Monday, September 7, 2020

4 Book Marketing Mistakes to Avoid in 2020

For many people, the downtime that’s come with quarantine has provided an interlude with which to focus on publishing aspirations. If 2020 is the year you’ve decided to focus on your career as an author, then you’re likely also looking for ways to spruce up your marketing efforts. To provide you with a helping hand, here are four marketing mistakes to avoid — and what to get right instead.

1. Avoiding book cover conventions of your genre

You’re strolling through the cookbook aisle of a bookshop. As you scan the covers featuring close-ups of delectable dishes, beautifully set tables, and laughing celebrity chefs, you stop when you come across a dark cover featuring gold embossed lettering and some sort of shadowy creature. You think to yourself, “that must have wound up on the wrong shelf,” and continue on your way. The moral of this little scenario? A book cover that stands out might catch a readers’ eye, but if it grabs their attention because it looks out of place, they’ll quickly move on. While this might sound obvious, it can be a tricky line to balance. Your cover should immediately give readers a sense of what genre it falls into by incorporating at least a degree of that genre’s visual conventions. You can simultaneously ensure your cover stands out by including key story elements, and, of course, making sure it looks polished and professional. Consider these regency romance covers: A quick glance immediately reveals a few conventions: a woman with her back to readers, flowers, Victorian dresses, and Garamond-ish typeface. Chances are you didn’t need me to tell you you were looking at historical romance covers to immediately know the genre. Now let’s take a look at some of the contemporary romance novels currently topping Amazon’s Best Sellers list: Here we see illustrated covers and bold typeface that fill the majority of the space. Contrasted against the regency covers, these feel decidedly modern. Whether you’re hiring a professional cover designer or going the DIY route and designing your own, look through other books in your genre to get a sense of what readers will expect to see. Then when you decide which story elements to feature, work it into the framework of those expectations.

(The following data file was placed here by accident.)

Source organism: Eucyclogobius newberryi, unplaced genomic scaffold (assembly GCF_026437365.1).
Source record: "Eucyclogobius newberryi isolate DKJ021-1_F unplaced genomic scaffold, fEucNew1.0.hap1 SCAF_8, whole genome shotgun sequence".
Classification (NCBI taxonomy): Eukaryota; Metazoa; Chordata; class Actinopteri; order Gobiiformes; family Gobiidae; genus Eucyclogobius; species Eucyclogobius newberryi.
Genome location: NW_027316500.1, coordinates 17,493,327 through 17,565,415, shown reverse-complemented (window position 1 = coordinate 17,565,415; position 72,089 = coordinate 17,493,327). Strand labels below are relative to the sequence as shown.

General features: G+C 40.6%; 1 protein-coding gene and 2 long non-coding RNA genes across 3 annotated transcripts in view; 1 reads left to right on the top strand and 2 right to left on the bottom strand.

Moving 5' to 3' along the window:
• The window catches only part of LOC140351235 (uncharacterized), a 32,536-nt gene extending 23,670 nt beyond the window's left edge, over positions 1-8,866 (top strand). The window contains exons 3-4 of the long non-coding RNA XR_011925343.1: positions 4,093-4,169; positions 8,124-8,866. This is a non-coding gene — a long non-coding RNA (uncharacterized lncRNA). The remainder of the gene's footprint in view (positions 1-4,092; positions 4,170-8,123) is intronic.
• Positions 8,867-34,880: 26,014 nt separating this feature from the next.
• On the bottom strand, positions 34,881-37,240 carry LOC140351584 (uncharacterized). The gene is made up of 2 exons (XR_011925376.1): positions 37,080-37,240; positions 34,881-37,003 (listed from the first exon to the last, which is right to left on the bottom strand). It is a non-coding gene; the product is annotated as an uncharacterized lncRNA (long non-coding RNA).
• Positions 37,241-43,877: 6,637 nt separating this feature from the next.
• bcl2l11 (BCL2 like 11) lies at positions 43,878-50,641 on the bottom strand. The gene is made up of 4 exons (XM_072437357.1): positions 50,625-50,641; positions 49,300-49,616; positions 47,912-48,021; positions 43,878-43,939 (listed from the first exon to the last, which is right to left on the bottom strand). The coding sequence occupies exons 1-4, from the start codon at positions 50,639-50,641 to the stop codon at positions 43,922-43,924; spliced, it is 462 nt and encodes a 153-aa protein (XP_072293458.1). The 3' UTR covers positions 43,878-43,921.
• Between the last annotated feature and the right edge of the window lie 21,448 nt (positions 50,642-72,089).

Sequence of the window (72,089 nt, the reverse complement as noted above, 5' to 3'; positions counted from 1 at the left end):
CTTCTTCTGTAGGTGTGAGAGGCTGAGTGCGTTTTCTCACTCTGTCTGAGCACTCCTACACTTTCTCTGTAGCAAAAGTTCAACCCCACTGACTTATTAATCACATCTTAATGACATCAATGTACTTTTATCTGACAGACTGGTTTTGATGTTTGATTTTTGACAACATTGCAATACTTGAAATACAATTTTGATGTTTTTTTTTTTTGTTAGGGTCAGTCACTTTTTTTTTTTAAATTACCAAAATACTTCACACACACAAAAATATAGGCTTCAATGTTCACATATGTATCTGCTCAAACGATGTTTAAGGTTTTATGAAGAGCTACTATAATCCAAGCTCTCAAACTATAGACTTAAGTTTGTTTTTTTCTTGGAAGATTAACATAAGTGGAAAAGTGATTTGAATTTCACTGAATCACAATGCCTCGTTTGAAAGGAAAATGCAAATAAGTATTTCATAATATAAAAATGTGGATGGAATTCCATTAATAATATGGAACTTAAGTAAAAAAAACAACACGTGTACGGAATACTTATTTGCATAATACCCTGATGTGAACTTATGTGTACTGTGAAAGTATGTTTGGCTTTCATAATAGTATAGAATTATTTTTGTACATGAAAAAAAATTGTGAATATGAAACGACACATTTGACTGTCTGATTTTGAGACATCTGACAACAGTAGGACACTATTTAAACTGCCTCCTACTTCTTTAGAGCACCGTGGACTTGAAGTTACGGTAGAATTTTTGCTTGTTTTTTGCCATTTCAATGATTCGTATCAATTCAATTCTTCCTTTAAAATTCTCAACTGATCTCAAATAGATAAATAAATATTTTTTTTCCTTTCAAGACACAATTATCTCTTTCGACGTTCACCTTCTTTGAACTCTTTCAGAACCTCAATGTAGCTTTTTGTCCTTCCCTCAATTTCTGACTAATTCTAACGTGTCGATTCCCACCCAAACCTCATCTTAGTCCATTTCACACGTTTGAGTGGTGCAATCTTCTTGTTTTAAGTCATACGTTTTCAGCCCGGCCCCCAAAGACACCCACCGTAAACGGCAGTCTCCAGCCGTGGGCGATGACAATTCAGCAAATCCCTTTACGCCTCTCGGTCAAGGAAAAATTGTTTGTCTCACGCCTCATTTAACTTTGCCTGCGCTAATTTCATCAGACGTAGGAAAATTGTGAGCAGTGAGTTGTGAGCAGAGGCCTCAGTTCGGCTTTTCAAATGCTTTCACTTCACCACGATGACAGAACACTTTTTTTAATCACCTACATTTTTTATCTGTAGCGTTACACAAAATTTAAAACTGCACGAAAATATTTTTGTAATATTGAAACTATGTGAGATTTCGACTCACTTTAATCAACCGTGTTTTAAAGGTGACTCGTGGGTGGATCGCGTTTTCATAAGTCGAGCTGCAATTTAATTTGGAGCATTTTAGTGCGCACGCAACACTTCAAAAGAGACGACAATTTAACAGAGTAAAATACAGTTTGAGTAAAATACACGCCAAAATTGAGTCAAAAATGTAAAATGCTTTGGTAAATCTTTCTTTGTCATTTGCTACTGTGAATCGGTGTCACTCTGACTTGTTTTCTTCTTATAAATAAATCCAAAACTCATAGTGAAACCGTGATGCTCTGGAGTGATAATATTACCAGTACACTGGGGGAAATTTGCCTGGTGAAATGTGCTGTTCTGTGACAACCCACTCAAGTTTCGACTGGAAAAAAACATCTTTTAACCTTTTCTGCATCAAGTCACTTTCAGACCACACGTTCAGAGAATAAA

2. Giving too little — or too much — info in the book description

Book descriptions have a reputation amongst authors — and not a good one. After writing and revising every single detail of your book, it can be hard to accurately judge what information is totally necessary to include in the book description. How can you really sell your story to readers without at least mentioning the various subplots that bolster the main narrative arc?! A good way to walk the tightrope of providing enough information without veering into dreaded infodump territory is to use this basic structure:

Start with “The Hook”

There are a few different approaches you can take in regards to the hook. If you have an effusively positive review, you can start with that as a way of delivering prospective readers social proof that others have enjoyed your book right off the bat. Alternatively, you can give readers your book’s elevator pitch, incorporating key details such as genre, major themes, series name (if your book is a series installment), or any awards you may have won. Here’s a great example of an opening hook that includes theme, accolades, and genre from The Raid by Steven Konkoly: A Border Patrol murder exposes a high-level conspiracy in USA Today bestselling author Steven Konkoly’s explosive thriller.

Follow up with “The Blurb”

Here’s where you want to continue painting the picture for readers by providing them with key story details. Need help defining ‘key details’? Well, a good rule of thumb is to stick to these three elements:
  • The protagonist. Give readers a birds-eye view of who they are.